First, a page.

You don’t sell the world’s best product or service. Well, maybe you do, but let’s pretend you don’t. Let’s say your product is lagging behind three others in your same market.
So how are you going to sell anything?
How can you possibly hope to position yourself against better products?
At some point (IRL) you will run into this problem. Maybe you are building a startup and believe that yours really is the best mouse trap. Undoubtedly, one day someone will tag you in a tweet (if Twitter’s still a thing by then) with a link to a company with more funding and more experience who came along and bested you.
I have never backed a company I didn’t believe in, but I have worked with products that weren’t clear frontrunners.
This is what I’ve learned:
#1 Know what matters
So your biggest competitors offer free shipping. You don’t. Ouch. But does free shipping matter to your client? Did you stop to think that maybe what you see as a roadblock is less than a speed bump to them?
When I worked in home security and automation, the technology I dealt with was pretty cutting edge. I kept up with other companies in the industry and found that there were still features we didn’t have yet.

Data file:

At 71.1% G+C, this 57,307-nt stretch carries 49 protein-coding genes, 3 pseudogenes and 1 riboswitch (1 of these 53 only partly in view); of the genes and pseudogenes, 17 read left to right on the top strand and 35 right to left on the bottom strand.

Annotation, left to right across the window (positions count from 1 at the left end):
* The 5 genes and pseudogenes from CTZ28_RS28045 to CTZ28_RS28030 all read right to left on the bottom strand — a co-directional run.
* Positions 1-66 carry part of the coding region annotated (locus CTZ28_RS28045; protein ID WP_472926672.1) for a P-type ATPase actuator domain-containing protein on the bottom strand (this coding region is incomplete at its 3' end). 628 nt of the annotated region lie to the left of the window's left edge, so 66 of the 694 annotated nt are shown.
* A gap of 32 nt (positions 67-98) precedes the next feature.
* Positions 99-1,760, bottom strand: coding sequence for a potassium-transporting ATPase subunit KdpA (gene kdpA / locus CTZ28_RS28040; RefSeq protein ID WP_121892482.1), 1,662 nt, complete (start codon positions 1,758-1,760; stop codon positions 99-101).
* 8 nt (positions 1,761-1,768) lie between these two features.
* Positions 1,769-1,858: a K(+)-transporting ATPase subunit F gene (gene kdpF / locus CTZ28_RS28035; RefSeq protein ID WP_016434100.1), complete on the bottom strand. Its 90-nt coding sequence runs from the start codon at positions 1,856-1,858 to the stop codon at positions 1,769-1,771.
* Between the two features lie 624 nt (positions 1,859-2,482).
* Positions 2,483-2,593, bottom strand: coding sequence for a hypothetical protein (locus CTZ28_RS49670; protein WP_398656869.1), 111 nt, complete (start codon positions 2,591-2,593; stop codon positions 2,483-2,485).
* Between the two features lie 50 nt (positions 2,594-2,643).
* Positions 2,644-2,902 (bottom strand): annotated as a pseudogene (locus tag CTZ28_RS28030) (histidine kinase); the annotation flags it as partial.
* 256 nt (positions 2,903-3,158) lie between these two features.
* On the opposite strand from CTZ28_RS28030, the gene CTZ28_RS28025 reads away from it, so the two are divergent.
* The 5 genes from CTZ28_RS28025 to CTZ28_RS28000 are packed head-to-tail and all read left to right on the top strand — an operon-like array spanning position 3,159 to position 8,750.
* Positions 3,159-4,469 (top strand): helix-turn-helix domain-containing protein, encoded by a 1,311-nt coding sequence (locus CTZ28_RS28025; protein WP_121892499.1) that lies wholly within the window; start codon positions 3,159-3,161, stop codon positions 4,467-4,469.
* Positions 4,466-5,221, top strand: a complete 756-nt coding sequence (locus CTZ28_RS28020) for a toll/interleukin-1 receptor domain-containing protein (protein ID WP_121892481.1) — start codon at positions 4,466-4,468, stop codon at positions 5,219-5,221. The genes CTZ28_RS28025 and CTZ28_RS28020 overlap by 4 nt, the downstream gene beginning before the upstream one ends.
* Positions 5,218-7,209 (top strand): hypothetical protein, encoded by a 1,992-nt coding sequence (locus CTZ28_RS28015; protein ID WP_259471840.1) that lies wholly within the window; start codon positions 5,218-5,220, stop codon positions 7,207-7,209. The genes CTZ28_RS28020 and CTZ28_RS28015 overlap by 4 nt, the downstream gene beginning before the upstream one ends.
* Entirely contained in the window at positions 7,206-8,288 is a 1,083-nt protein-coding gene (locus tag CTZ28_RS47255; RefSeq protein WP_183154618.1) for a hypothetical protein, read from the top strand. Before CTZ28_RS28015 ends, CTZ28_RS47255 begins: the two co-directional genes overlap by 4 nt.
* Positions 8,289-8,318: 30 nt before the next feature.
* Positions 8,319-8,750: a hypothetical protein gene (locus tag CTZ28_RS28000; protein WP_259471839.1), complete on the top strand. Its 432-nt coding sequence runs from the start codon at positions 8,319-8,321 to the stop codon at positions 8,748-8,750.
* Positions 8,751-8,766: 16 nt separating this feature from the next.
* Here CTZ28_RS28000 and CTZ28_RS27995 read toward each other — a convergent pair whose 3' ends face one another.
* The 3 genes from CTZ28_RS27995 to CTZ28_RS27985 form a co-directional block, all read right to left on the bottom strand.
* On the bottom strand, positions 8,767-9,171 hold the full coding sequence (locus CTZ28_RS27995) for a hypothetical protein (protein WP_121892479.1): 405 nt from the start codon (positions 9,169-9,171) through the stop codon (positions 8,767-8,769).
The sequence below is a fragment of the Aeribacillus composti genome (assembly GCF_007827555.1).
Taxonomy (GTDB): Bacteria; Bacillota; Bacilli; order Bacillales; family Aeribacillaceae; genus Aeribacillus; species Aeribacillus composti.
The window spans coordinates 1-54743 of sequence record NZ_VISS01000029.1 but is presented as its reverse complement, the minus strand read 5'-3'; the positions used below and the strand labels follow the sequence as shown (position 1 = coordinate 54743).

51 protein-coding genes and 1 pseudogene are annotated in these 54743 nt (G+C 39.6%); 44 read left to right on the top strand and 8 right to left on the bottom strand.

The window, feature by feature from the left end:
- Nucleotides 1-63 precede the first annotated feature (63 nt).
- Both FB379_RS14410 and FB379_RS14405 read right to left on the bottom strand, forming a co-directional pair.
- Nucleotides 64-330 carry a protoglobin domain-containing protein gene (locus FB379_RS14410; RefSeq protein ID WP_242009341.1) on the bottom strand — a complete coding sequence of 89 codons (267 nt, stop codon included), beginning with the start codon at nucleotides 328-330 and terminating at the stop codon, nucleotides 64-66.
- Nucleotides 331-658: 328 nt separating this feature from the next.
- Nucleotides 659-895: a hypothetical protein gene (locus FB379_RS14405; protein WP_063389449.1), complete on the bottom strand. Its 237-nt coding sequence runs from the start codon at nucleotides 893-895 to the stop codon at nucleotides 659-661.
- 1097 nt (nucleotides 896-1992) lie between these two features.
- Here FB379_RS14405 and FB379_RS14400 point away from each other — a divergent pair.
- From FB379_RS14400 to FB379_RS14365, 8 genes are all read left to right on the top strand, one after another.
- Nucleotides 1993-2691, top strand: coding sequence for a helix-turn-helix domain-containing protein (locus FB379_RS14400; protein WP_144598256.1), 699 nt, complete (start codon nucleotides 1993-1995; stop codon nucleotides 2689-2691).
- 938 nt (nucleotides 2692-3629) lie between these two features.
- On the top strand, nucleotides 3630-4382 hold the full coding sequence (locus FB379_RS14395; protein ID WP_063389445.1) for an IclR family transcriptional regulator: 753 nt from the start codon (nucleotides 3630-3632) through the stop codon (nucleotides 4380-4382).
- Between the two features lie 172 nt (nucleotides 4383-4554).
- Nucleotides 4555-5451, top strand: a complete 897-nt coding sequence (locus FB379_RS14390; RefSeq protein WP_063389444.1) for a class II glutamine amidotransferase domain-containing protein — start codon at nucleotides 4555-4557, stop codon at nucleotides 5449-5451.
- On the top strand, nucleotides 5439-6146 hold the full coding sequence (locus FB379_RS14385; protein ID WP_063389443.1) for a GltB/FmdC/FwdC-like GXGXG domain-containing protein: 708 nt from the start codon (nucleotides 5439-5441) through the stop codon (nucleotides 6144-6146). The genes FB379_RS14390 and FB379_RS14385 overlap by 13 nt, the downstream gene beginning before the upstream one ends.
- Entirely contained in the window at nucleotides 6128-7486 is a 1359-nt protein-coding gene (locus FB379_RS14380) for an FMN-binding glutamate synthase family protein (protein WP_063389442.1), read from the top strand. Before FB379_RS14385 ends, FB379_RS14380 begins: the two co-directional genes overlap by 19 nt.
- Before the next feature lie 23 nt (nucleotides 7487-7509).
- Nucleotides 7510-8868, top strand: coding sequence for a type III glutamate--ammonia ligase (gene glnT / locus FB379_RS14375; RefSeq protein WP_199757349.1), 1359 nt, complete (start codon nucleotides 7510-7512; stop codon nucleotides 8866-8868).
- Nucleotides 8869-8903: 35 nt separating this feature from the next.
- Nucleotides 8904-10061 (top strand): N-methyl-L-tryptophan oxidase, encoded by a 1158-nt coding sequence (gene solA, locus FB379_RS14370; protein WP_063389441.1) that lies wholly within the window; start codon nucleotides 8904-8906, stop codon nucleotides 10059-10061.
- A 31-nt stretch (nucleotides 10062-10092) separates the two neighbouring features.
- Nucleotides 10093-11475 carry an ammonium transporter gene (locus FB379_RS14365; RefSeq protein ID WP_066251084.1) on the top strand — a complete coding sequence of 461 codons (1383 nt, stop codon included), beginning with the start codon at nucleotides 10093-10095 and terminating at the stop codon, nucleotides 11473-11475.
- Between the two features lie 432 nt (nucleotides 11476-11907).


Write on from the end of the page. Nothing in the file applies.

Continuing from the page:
Want to know how many potential customers turned me away because of those features? Zero.
I never once heard, “But those guys have X and you don’t.” We had a terrific system that provided peace of mind, and that’s all my customers really wanted.
#2 Be likable
A prospective buyer’s experience with you as a person has a huge impact on the decision making process. If you can make her look forward to work with you, she may not need to vet your three competitors.
Imagine you sell a new CRM, and you’re up against giants like Salesforce.com and Microsoft Dynamics. You’re probably not going to beat them on price or total number of features. But maybe the buyer you’re working with values your down-to-earth approach and simple explanations.
Now you’ve stopped selling a CRM and begun solving her problem.
#3 Believe in your product
If you don’t think you sell something people should buy, quit.
I mean it.
If you’re good at sales or product development or marketing or any marketable skill, the world is your oyster. Don’t you dare waste your precious time selling something you don’t really want people to buy.
How can you expect someone to buy from you if you don’t believe your own pitch?
This doesn’t mean you can only work at Google. You don’t have to sell the perfect widget.
Guess what – the best today won’t always be the best tomorrow. Your company may become the industry leader. The big name competitors may go belly up. Nobody knows the future.
You can be happy selling a #2 product as long as you believe that #2 is good enough for your client.
Despite its reputation to the contrary, I believe that sales can be a highly ethical field. We’re not all sharks and swindlers. We can sell cars with over 100k miles and not feel ashamed. Some people need what we’re selling, even if we aren’t all selling new Bugattis.